Gear Series: Tips for Buying Insulated Jackets

Jack Hoiland31 Mar, 2021

Interpreting the language of outdoor retail

When it comes to buying outdoor gear for Adventure Treks (or even for a personal trip), there’s nothing more daunting than trying to decipher every obscure label, material, fabric, and technology that comes with buying even the simplest outdoor item these days.

But Adventure Treks is here to help! This spring, we’re launching our Gear Series: Tips for Buying Outdoor Gear. We’ll discuss some of the materials, technologies, labels, and other features commonly found on outdoor equipment, and attempt to clarify their meaning, use, and how they’re helpful on an AT trip.

Insulated (aka “puffy”) clothing

Warm clothes don’t create heat to keep you warm when it’s cold and/or wet outside. (OK, there are some garments with built-in batteries and heating elements, but let’s not talk about those for now.) Products that are designed to keep you warm in the elements do so with the help of insulation: layers of material that trap warm air from your body and keep it close to your skin, while stopping cold air from the outside getting in.

While insulated bottoms exist, they’re not applicable for Adventure Treks, so we’ll stick to upper body layers like coats and jackets. Some Adventure Treks trips (like Alaska Expedition, Ultimate Northwest, and California Challenge) include insulated jackets on the packing list due to mountaineering activities or colder weather. However, if your child gets cold easily, you can pack an insulated jacket for their trip just in case—just please pack synthetic (see below).

Insulation glossary

Synthetic: Synthetic insulation comprises long, very fine strands of plastic, piled together to form a fluffy, gauzy-like material, typically formed into sheets and sewn in place between the outer fabric and lining of the product. Because the insulation is plastic, it’s naturally water-resistant and will not collapse and “mat” together when wet. Synthetic items allow the warm air to continue to be trapped against the skin and maintain an insulative property even while wet. Synthetic insulation is almost always less expensive than down insulation, but it will be slightly heavier and bulkier than its down counterpart.

*We ask that students bring synthetic insulated jackets to Adventure Treks so that even if the material gets wet, it will keep your child warm.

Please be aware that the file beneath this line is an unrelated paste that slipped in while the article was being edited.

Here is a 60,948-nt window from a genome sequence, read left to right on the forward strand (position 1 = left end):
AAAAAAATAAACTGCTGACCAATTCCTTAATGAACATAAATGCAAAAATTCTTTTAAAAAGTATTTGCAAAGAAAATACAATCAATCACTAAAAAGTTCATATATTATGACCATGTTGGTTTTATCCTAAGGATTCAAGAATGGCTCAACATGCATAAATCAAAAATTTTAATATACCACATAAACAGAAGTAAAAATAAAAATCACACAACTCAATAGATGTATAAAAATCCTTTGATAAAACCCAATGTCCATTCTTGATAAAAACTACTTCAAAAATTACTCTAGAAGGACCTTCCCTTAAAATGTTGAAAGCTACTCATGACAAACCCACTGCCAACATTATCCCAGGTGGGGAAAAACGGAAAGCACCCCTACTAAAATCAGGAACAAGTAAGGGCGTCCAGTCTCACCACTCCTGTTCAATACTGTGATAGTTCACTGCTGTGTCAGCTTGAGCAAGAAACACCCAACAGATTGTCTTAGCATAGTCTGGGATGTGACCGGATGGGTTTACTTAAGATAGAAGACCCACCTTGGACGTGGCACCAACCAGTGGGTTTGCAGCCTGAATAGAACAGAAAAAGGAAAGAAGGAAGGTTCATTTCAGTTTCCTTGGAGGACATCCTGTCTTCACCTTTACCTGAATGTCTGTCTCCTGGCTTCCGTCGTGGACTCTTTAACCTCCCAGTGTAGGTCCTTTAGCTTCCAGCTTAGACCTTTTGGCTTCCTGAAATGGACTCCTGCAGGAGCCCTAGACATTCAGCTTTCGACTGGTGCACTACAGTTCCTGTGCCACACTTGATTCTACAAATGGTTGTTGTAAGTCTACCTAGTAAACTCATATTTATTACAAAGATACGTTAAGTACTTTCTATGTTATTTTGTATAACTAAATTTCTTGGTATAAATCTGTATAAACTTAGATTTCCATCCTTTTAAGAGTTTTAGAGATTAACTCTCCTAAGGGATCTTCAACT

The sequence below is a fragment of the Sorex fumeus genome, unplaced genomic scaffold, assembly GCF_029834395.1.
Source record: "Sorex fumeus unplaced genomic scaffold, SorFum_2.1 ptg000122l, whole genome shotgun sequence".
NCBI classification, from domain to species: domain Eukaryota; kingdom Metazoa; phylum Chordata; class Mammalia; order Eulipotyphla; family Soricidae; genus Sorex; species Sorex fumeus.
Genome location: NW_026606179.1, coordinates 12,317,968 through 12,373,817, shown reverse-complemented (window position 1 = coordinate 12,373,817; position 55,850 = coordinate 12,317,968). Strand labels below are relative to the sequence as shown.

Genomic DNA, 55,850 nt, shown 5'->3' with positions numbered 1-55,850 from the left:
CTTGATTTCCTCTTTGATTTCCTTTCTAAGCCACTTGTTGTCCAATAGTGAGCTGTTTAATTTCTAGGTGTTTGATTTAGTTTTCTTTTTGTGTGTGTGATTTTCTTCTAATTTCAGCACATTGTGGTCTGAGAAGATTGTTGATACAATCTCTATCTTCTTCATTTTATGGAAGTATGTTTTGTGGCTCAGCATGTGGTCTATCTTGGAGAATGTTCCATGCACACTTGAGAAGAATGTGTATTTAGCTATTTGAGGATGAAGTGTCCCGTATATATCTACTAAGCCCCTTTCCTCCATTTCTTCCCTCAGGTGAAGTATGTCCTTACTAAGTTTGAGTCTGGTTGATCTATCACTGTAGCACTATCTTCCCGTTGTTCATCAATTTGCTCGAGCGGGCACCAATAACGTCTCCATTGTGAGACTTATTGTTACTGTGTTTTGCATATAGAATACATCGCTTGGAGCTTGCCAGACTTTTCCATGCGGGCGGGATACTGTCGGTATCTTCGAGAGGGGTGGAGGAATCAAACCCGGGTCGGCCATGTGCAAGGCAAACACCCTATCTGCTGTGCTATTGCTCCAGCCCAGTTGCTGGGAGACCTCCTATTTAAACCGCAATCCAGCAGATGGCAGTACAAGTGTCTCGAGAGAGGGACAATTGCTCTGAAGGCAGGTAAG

Down: Down insulation uses the fluffy and soft down feathers, generally from ducks or geese, that help keep birds warm. These are very light and can trap a lot of air, so down insulation provides a fantastic warmth-to-weight ratio (essentially, it doesn’t need to be heavy to be warm). Because of its light weight and compressibility, down is a great choice when space and weight are an issue. The main drawback to down is that it doesn’t keep you warm when wet: In rainy conditions, these feathers will collapse, clump up, and mat, leaving no space for warm air to be trapped and rendering the jacket ineffective.

Fill power: This term describes the quality of down feathers used in a product, essentially measuring how the “loft” (how fluffy the feathers are, and how much air they can trap). Super fluffy feathers will trap a lot of air, so they will have a higher fill power. Feathers with more of the vein (that hard quill part of the feather) won’t trap as much air and will have a lower fill power. High loft = traps a lot of air. Low loft = not so much air. You’ll see this measurement listed as a number value, most commonly 650, 700, 800, and 900.

  • 650–700 fill: Good loft, slightly more quill so feathers sometimes poke through the face fabric of these products. Good warmth-to-weight ratio. Less expensive options
  • 800–900 fill: Very high loft and fewer quills on these feathers, so much less likely that feathers will poke through. Excellent warmth-to-weight ratio. Most expensive options

Insulation takeaways

  • If purchasing a new insulated jacket, go with down if you’ll be spending a lot of time in dry climates like California.
  • If you face the potential for lots of rain and snow (like in Alaska or the Pacific Northwest in winter), go with a synthetic jacket; these are typically a little more durable as well.
  • For an AT trip, go with a synthetic jacket or coat; parkas are not necessary for our trips.

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